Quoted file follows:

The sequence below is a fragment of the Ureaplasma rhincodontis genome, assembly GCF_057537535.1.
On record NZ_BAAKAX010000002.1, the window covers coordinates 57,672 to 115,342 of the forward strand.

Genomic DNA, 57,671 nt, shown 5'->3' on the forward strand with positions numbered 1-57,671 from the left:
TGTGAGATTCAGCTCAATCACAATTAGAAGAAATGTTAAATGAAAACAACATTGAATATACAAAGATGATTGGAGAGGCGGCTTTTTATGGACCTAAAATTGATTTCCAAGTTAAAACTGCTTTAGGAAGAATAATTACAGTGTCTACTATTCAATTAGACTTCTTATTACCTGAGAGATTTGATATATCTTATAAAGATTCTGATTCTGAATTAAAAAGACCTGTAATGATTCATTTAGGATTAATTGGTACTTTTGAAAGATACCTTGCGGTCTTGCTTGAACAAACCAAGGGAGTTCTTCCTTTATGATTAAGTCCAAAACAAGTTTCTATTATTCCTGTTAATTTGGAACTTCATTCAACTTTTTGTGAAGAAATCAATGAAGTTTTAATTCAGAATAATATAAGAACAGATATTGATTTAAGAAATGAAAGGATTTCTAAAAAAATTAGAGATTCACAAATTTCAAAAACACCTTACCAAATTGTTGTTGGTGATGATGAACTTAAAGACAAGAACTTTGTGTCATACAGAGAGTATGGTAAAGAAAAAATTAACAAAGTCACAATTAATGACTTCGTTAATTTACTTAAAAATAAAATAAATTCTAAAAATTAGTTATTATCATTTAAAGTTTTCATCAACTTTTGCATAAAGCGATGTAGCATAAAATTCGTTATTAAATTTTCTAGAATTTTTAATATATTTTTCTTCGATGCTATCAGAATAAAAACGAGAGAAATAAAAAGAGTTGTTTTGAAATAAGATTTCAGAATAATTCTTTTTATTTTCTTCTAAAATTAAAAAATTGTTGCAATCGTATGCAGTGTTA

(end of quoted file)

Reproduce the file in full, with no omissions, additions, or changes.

The sequence below is a fragment of the Ureaplasma rhincodontis genome, assembly GCF_057537535.1.
On record NZ_BAAKAX010000002.1, the window covers coordinates 57,672 to 115,342 of the forward strand.

Genomic DNA, 57,671 nt, shown 5'->3' on the forward strand with positions numbered 1-57,671 from the left:
TGTGAGATTCAGCTCAATCACAATTAGAAGAAATGTTAAATGAAAACAACATTGAATATACAAAGATGATTGGAGAGGCGGCTTTTTATGGACCTAAAATTGATTTCCAAGTTAAAACTGCTTTAGGAAGAATAATTACAGTGTCTACTATTCAATTAGACTTCTTATTACCTGAGAGATTTGATATATCTTATAAAGATTCTGATTCTGAATTAAAAAGACCTGTAATGATTCATTTAGGATTAATTGGTACTTTTGAAAGATACCTTGCGGTCTTGCTTGAACAAACCAAGGGAGTTCTTCCTTTATGATTAAGTCCAAAACAAGTTTCTATTATTCCTGTTAATTTGGAACTTCATTCAACTTTTTGTGAAGAAATCAATGAAGTTTTAATTCAGAATAATATAAGAACAGATATTGATTTAAGAAATGAAAGGATTTCTAAAAAAATTAGAGATTCACAAATTTCAAAAACACCTTACCAAATTGTTGTTGGTGATGATGAACTTAAAGACAAGAACTTTGTGTCATACAGAGAGTATGGTAAAGAAAAAATTAACAAAGTCACAATTAATGACTTCGTTAATTTACTTAAAAATAAAATAAATTCTAAAAATTAGTTATTATCATTTAAAGTTTTCATCAACTTTTGCATAAAGCGATGTAGCATAAAATTCGTTATTAAATTTTCTAGAATTTTTAATATATTTTTCTTCGATGCTATCAGAATAAAAACGAGAGAAATAAAAAGAGTTGTTTTGAAATAAGATTTCAGAATAATTCTTTTTATTTTCTTCTAAAATTAAAAAATTGTTGCAATCGTATGCAGTGTTA